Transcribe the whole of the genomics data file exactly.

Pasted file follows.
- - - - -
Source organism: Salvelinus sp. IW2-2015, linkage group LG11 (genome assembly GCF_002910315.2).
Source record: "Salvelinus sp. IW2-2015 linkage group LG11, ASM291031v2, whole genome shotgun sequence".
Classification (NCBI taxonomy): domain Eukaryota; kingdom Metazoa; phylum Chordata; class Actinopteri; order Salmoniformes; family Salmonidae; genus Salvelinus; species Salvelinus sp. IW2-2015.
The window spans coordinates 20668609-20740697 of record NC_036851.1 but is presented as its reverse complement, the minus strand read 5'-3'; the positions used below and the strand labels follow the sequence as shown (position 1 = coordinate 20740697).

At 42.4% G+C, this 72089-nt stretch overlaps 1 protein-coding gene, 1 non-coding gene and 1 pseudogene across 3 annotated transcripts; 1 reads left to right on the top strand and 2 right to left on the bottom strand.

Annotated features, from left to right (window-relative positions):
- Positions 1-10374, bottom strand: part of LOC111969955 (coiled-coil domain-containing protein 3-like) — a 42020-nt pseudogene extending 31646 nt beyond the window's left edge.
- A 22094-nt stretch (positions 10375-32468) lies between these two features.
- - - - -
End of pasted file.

Source organism: Salvelinus sp. IW2-2015, linkage group LG11 (genome assembly GCF_002910315.2).
Source record: "Salvelinus sp. IW2-2015 linkage group LG11, ASM291031v2, whole genome shotgun sequence".
Classification (NCBI taxonomy): domain Eukaryota; kingdom Metazoa; phylum Chordata; class Actinopteri; order Salmoniformes; family Salmonidae; genus Salvelinus; species Salvelinus sp. IW2-2015.
The window spans coordinates 20668609-20740697 of record NC_036851.1 but is presented as its reverse complement, the minus strand read 5'-3'; the positions used below and the strand labels follow the sequence as shown (position 1 = coordinate 20740697).

At 42.4% G+C, this 72089-nt stretch overlaps 1 protein-coding gene, 1 non-coding gene and 1 pseudogene across 3 annotated transcripts; 1 reads left to right on the top strand and 2 right to left on the bottom strand.

Annotated features, from left to right (window-relative positions):
- Positions 1-10374, bottom strand: part of LOC111969955 (coiled-coil domain-containing protein 3-like) — a 42020-nt pseudogene extending 31646 nt beyond the window's left edge.
- A 22094-nt stretch (positions 10375-32468) lies between these two features.